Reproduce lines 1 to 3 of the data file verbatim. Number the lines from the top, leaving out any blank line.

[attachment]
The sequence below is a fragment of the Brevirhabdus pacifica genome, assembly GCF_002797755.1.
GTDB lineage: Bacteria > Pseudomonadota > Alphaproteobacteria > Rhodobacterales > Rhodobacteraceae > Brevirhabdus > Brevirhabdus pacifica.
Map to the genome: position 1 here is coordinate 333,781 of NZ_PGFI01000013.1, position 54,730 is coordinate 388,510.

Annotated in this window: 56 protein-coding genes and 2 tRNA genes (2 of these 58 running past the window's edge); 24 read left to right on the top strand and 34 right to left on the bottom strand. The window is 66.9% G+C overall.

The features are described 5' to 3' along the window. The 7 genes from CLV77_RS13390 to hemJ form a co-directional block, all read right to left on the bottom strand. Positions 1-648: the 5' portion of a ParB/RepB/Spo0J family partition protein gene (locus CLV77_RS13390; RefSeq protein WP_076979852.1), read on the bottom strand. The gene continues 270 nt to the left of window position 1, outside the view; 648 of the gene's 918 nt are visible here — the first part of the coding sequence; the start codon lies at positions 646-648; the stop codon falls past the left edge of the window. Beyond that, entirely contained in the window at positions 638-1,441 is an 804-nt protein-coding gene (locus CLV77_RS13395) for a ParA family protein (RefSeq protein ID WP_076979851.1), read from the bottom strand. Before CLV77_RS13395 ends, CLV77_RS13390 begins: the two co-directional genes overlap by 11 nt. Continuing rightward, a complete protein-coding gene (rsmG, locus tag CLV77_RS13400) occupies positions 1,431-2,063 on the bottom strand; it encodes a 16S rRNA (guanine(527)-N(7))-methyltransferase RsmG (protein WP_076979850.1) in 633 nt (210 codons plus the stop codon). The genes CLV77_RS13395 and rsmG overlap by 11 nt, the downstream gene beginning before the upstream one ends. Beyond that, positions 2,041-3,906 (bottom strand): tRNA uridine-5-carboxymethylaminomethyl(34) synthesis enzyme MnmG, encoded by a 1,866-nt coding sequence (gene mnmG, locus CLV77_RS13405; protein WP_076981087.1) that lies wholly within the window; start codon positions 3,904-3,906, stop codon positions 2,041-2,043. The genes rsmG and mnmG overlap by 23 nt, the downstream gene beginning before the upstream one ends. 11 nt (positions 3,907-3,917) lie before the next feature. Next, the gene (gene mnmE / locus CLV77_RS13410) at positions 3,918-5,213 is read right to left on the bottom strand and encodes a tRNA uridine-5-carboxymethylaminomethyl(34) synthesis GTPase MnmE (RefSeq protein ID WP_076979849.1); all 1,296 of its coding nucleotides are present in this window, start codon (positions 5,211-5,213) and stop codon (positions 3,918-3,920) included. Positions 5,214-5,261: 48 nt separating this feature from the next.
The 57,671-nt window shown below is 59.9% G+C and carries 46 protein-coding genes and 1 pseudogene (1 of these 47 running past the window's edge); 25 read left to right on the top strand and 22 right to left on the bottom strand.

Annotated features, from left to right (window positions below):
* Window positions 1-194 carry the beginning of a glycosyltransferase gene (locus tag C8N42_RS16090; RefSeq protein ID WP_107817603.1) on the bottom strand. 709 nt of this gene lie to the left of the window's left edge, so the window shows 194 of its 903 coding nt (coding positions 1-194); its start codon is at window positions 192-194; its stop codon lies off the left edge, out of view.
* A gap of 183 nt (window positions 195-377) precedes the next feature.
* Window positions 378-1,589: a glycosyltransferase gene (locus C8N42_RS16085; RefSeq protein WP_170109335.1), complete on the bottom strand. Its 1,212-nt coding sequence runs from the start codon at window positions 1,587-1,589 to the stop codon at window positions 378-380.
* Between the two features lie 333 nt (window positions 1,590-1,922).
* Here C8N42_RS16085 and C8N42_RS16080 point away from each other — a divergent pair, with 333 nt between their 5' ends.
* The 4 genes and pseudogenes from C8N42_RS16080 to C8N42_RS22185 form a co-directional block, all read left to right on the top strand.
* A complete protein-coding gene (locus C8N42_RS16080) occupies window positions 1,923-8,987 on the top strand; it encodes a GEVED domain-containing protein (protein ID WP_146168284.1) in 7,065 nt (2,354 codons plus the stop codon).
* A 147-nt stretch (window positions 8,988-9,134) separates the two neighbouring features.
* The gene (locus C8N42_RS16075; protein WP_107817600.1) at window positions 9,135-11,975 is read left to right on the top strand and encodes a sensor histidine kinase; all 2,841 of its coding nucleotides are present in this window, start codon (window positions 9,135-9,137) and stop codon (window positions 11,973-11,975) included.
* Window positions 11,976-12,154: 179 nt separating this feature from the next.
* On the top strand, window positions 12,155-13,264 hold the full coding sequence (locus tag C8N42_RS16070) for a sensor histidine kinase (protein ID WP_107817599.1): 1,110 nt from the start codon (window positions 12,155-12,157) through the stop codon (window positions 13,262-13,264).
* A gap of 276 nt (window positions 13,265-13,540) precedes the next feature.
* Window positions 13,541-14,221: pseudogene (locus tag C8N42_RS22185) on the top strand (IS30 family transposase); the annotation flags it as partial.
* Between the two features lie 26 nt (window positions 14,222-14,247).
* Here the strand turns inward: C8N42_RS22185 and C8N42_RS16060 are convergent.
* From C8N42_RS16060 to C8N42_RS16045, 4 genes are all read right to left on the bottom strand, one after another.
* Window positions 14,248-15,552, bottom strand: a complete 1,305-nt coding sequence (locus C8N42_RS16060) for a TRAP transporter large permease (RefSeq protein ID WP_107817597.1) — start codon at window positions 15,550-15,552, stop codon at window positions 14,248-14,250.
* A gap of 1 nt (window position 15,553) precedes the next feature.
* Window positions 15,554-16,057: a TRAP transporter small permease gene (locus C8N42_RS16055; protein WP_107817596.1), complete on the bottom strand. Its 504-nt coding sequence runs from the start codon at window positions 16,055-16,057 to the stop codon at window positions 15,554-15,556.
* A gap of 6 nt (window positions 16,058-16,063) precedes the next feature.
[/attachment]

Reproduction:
The sequence below is a fragment of the Brevirhabdus pacifica genome, assembly GCF_002797755.1.
GTDB lineage: Bacteria > Pseudomonadota > Alphaproteobacteria > Rhodobacterales > Rhodobacteraceae > Brevirhabdus > Brevirhabdus pacifica.
Map to the genome: position 1 here is coordinate 333,781 of NZ_PGFI01000013.1, position 54,730 is coordinate 388,510.